Seven days later on November 9, 1965, Roger LaPorte burned himself to death in front of the Dag Hammarskjold Library at the United Nations. He lived for a short while after and in a state of complete lucidity made what the Catholic priest who administered the Sacrament of Reconciliation to him said was “a perfect confession.” In the only public communication he left explaining his action he said, “I did this as a religious act.”

In 1965 the overwhelming majority of Roger’s fellow Catholics, laity, clergy and hierarchy were in support of the war in Vietnam or just indifferent to the slaughter of Vietnamese men, women and children that was taking place under the auspices of the U.S. military. The most prominent and powerful Cardinal in the U.S. at the time was literally aping Stephen Decatur’s words of nationalistic jingoism, “My country right or wrong, as justification for Catholics slaughtering by the car loads Vietnamese people, 7000 miles away. A Cardinal-to-be was writing a book, using all the paraphernalia of Catholic moral theology to endorse this overwhelming atrocity, which book the Commandant of the Marine Corps would send to all his chaplains and officers to read. There can be little doubt that this serious, informed and empathic twenty-two-year-old Catholic young man in 1965 was affected by support for the Vietnam War shown by the leadership of his Church.

The post-mortem histories of the four who immolated themselves to help the people of Vietnam are quite different. Thich Quang Duc is revered by Vietnamese Buddhists as a bodhisattva, the intersection where he set himself afire has a monument and park dedicated to him and his intact heart is preserved as a relic of the spirit of compassion in a glass chalice. Alice Herz, who was also a refuge from Nazi Germany, has a plaza named after her in Berlin. Shingo Shibata, the Japanese philosopher, established the Alice Herz Peace Fund in her memory. Norman Morrison has a road named after him in the Vietnamese city of Da Nang. In Hanoi a street is named after him and the Government of Vietnam has issued a postage stamp in his honor. An HBO film about him has been made and poems and books have been written about him. The charred dry bones of Roger LaPorte—long dead, long gone and long forgotten—lay in the ground of Section 1, Row 11 of Saint Alphonsus Cemetery in Tupper Lake, NY, “unwept, unhonored and unsung.” Indeed, he was almost instantaneously abandoned by his Church and by those who played a significant role in raising his perception and conscience in relations to the horror and raw evil of the Vietnam War. The above-mentioned Cardinal excoriated the priest who heard Roger’s confession as he lay dying and who had the audacity to say a good word about him publicly. As for those who knew Roger and who after his death went the way of Peter (Mt 26:71-74) protesting vigorously, “I do not know the man, all that can be said of them is that they made the abandonment complete.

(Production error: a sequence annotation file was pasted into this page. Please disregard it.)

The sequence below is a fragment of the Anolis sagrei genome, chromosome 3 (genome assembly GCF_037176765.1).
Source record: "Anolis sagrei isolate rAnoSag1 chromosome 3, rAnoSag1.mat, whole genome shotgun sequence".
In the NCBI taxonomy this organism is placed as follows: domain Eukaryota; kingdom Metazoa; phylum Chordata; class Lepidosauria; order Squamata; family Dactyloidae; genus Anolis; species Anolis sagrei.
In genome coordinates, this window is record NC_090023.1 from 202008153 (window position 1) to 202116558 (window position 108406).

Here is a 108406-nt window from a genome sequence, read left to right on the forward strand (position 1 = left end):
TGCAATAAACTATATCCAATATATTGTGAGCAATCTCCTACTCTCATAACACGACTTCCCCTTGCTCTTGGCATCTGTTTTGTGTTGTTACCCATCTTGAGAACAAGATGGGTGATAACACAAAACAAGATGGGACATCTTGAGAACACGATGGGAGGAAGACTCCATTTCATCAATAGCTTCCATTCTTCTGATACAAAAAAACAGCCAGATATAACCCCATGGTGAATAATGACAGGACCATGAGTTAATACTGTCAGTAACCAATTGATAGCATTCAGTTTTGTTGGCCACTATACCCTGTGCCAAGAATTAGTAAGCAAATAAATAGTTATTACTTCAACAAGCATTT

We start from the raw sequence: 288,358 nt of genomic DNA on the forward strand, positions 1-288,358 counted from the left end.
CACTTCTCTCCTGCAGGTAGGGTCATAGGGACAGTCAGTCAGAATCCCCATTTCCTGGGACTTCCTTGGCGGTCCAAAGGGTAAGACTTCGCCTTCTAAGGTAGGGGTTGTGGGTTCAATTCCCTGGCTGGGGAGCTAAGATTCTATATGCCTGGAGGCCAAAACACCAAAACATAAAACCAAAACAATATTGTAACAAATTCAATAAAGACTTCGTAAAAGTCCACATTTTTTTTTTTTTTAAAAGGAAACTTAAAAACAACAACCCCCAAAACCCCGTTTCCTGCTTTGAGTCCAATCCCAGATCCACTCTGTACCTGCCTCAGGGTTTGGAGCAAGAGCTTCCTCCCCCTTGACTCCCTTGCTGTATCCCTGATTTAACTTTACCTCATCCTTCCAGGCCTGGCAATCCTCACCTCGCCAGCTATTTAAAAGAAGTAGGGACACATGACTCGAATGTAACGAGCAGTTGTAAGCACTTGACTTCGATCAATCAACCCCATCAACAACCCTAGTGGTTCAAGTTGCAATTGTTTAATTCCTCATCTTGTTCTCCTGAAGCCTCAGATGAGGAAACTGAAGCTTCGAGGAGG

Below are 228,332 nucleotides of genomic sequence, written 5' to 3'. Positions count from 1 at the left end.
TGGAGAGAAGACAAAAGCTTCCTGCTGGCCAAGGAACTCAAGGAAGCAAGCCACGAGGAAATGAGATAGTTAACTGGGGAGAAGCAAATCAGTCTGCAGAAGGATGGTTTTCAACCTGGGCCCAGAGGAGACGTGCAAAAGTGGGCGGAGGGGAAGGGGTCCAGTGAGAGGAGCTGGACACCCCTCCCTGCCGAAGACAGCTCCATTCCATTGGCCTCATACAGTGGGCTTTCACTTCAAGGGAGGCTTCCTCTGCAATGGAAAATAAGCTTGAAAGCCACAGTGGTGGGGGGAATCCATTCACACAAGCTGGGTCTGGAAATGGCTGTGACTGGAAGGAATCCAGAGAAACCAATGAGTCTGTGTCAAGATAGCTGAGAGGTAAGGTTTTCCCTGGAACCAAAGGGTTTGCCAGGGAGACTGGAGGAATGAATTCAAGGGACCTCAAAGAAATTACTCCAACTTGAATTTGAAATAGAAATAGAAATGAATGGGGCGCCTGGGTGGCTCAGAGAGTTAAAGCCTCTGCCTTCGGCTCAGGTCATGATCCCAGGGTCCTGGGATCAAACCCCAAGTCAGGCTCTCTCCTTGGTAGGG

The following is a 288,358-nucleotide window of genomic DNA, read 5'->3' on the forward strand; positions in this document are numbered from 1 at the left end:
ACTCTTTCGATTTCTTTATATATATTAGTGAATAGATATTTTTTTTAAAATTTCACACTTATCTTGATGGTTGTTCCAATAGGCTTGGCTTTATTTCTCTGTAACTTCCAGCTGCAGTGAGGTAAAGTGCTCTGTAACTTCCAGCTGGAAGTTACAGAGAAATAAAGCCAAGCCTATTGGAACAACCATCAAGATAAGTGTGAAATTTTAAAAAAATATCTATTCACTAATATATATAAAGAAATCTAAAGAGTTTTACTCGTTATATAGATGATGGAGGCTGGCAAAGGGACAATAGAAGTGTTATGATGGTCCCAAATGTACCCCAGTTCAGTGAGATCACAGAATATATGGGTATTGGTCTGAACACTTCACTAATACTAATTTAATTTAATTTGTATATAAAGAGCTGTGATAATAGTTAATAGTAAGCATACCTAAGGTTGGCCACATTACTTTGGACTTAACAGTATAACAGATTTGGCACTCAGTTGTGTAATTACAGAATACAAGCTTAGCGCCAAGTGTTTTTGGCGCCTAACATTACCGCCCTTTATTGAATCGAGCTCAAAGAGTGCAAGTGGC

And so, it should be for Roger LaPorte, for such is the case for just about all of the non-combatant, non-warrior victims of war. Those who obediently go off to kill people in other lands, the warriors—whether now dead or alive—are lavishly fawned over as “heroes,” but the billions of noncombatant non-warriors they destroyed in body, mind, soul and spirit must be kept out of sight, out of mind and out of memory, lest they reveal from the grave the immensity of the evil our hero-warriors and their most honorable puppet masters have done to fellow human beings who did nothing harmful to them and who intended to do nothing harmful to them.

Roger LaPorte—“May his memory be eternal.

Emmanuel Charles McCarthy

Roger Allen LaPorte

Roger Allen LaPorte